Opening Reception | Ngunguni

Thursday, May 24, 2018
5:30 | Kluge-Ruhe

Ngunguni: Old Techniques Remain Strong

Kluge-Ruhe Aboriginal Art Collection
May 24 - September 9, 2018

 
“These paintings are a symbol of our cultural legacy. We need to keep this legacy strong.” Artist Regina Pilawuk Wilson

Ngunguni is an exhibition of paintings on eucalyptus bark from northern Australia. In 2017, the Kluge-Ruhe Collection received a request from the small art center of Durrmu Arts in the West Daly Region for images and information about artworks from their community held in its collection. After seeing this information, the elders proposed a project to revitalize bark painting in their region. This exhibition is a result of this exchange, and includes earlier artworks from the 1960s alongside contemporary works created this year, all from West Daly.
 
Regina Wilson’s artwork will also be on view this summer at Second Street Gallery in Charlottesville, Virginia and at the Phillips Collection in Washington, D.C. in the Marking the Infinite exhibition of Aboriginal paintings by established women artists. 

Opening Reception, May 24, 5:30 – 7:30 pm

Tour with Aboriginal Artist and Curator Henry Wilson, May 26, 10:30 am

Karenne Wood | Stone, Bone, and Clay

Saturday, May 5, 2018
Scottsville | 3pm

"Stone, Bone, and Clay" will be the title of a talk by Karenne Wood at Victory Hall in Scottsville, VA, on Saturday, May 5, at 3 p.m.

Karenne Wood, Director of the Virginia Indian Program at the Virginia Foundation for the Humanities, a member of the Monacan Indian Nation, and an anthropologist, will examine the deep history of American Indian presence in what we now call Virginia and consider how our understanding of that history has changed with archaeological discoveries.

Wood will also analyze the ways in which that story has been presented and how Native people have come to be seen as people of the past through the interpretations of museums and historians, policy makers, and popular media.   She'll consider these issues from a Native perspective and offers ideas intended to expand the story we tell about Virginia's first people.

In 2015, Wood was honored as one of Virginia's Women in History.  She has published two books of poetry, Markings on Earth (2000) and Weaving the Boundary (2016), and The Virginia Indian Heritage Trail.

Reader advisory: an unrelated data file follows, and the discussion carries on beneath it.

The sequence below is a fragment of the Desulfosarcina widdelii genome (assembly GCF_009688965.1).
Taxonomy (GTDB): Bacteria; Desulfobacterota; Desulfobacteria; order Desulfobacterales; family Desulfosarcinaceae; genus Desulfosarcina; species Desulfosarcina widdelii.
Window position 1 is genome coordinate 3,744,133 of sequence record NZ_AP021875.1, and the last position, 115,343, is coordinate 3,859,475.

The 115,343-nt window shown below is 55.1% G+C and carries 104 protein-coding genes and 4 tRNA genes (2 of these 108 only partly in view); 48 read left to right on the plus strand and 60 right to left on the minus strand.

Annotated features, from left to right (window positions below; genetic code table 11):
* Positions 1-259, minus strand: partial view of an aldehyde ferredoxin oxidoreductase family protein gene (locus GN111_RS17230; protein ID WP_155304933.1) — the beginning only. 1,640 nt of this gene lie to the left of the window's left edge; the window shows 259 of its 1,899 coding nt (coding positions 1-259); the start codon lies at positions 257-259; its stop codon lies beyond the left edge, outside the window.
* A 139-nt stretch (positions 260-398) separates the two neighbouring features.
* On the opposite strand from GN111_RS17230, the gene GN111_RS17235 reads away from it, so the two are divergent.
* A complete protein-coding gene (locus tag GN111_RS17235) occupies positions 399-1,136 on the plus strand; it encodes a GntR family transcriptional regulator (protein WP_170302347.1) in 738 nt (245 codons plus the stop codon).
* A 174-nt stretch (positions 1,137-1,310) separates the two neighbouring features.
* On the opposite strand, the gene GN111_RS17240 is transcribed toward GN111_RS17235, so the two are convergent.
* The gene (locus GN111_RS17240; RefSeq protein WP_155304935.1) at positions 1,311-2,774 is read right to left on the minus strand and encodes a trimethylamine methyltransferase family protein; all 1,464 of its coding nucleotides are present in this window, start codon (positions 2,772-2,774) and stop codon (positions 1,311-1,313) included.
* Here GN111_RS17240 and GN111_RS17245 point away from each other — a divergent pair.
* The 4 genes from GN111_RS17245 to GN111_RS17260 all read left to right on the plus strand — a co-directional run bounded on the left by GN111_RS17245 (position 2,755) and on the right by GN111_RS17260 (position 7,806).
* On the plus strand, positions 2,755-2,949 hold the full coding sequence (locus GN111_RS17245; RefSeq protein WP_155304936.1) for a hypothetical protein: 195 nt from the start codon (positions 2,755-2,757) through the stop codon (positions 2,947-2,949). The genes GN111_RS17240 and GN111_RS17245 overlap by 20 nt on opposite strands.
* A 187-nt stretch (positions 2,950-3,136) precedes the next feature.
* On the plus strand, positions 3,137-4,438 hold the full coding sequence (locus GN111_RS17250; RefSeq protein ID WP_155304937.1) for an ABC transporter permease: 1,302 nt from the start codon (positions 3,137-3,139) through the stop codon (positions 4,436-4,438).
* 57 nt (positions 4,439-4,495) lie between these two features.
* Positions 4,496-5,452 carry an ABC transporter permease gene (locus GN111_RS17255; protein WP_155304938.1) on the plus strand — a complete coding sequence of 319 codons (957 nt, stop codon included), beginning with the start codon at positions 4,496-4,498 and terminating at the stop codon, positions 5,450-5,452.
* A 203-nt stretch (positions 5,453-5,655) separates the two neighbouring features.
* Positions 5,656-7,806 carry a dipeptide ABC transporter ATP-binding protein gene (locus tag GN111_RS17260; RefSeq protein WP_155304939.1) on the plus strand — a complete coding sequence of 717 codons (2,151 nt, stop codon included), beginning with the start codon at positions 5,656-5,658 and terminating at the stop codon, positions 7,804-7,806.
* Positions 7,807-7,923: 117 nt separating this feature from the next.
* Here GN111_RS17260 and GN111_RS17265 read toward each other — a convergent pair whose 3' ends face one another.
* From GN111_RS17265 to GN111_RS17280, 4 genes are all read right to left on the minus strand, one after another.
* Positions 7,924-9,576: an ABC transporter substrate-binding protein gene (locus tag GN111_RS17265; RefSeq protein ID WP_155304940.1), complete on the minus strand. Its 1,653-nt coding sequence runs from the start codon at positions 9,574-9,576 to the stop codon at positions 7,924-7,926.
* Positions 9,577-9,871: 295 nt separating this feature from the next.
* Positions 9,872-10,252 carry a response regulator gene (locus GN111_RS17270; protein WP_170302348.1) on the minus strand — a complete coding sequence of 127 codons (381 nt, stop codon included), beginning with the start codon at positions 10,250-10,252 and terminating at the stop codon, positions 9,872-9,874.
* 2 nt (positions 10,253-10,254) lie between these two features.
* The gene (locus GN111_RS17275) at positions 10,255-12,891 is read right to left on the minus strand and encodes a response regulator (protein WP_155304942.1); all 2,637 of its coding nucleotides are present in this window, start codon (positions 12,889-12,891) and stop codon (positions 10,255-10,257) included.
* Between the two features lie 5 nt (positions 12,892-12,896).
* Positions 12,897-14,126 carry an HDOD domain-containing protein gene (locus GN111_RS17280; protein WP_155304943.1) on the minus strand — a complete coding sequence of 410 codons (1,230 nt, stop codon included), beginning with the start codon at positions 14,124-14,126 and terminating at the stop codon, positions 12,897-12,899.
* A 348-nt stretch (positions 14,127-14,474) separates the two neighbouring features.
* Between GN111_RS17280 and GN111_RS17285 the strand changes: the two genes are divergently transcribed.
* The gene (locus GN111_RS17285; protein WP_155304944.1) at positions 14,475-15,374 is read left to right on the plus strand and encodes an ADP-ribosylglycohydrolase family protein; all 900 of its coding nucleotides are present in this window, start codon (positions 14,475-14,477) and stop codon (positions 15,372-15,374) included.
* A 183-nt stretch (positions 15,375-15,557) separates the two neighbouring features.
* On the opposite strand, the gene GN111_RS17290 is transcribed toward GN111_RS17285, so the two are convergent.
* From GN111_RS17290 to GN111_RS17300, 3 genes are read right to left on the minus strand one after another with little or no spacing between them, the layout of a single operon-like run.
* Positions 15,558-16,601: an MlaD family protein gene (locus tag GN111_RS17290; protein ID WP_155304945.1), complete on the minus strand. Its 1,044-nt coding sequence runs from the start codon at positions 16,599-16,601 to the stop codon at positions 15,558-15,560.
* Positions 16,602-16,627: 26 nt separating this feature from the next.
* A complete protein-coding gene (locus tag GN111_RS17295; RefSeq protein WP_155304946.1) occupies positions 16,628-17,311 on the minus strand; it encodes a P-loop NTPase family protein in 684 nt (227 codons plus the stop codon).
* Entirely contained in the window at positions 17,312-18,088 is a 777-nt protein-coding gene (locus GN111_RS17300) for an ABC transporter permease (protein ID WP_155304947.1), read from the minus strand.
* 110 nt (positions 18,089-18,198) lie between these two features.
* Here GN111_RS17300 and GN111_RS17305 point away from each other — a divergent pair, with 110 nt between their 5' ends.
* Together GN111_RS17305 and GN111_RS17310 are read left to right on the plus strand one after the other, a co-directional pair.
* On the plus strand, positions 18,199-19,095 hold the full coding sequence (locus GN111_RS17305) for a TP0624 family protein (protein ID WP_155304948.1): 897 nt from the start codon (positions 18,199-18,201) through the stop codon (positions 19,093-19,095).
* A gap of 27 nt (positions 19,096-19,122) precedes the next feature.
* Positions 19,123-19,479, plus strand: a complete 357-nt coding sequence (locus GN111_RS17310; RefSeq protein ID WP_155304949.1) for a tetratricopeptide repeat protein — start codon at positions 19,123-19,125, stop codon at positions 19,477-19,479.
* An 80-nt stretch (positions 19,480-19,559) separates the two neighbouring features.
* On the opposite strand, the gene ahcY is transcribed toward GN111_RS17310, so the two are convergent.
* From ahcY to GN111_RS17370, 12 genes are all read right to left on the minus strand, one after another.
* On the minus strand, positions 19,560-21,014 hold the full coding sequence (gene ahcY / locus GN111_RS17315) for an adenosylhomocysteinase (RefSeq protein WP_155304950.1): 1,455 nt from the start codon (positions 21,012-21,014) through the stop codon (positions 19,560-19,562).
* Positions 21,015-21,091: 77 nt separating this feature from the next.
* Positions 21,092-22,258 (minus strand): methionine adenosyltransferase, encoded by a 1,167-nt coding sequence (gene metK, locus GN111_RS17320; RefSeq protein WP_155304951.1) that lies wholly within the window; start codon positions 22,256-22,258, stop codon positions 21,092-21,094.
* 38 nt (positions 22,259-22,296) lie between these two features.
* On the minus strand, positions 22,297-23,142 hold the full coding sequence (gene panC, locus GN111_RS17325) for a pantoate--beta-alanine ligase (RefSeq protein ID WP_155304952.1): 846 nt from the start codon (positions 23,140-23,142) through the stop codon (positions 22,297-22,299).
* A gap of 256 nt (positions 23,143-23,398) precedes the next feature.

Recently, the Monacan people, along with five other Virginia Indian nations, was accorded federal recognition, restoring a history too often erased.

See you at Victory Hall (401 Valley Street, Scottsville, VA) on Saturday, May 5, at 3 p.m!  Admission is free.

Reflections: Native Art Across Generations

Thursday, May 24, 2018
The Fralin Museum of Art

Curated by Adriana Greci Green, Curator of Indigenous Arts of the Americas

Reflections: Native Art Across Generations brings together historic Native American art drawn from the collections of The Fralin Museum of Art with the work of several distinguished contemporary Native artists. This exhibition establishes connections between past and present creative traditions and forms, exploring the idea of legacy and the meanings and inspirations that works of art carry through the generations. The invited artists also provide personal perspectives that link their work with the aesthetic artistry, technical skill, cultural knowledge and mastery of media that sustain indigenous artistic practices. Artists today create within established formal traditions but are also fully engaged with contemporary art discourses of personal and cultural identity, place, and the legacies of colonization.

Exhibition Dates: May 24, 2018 - January 27, 2019

Image: Kay WalkingStick, Cherokee, b. 1935. Bear Paw Battlefield #2, 2003. Gouache and charcoal with encaustic on paper, 25 x 50 in (63.5 x 127 cm). Museum purchase with funds from the Graham Fund, University of Virginia Alumni Association, 2004.11. © Kay WalkingStick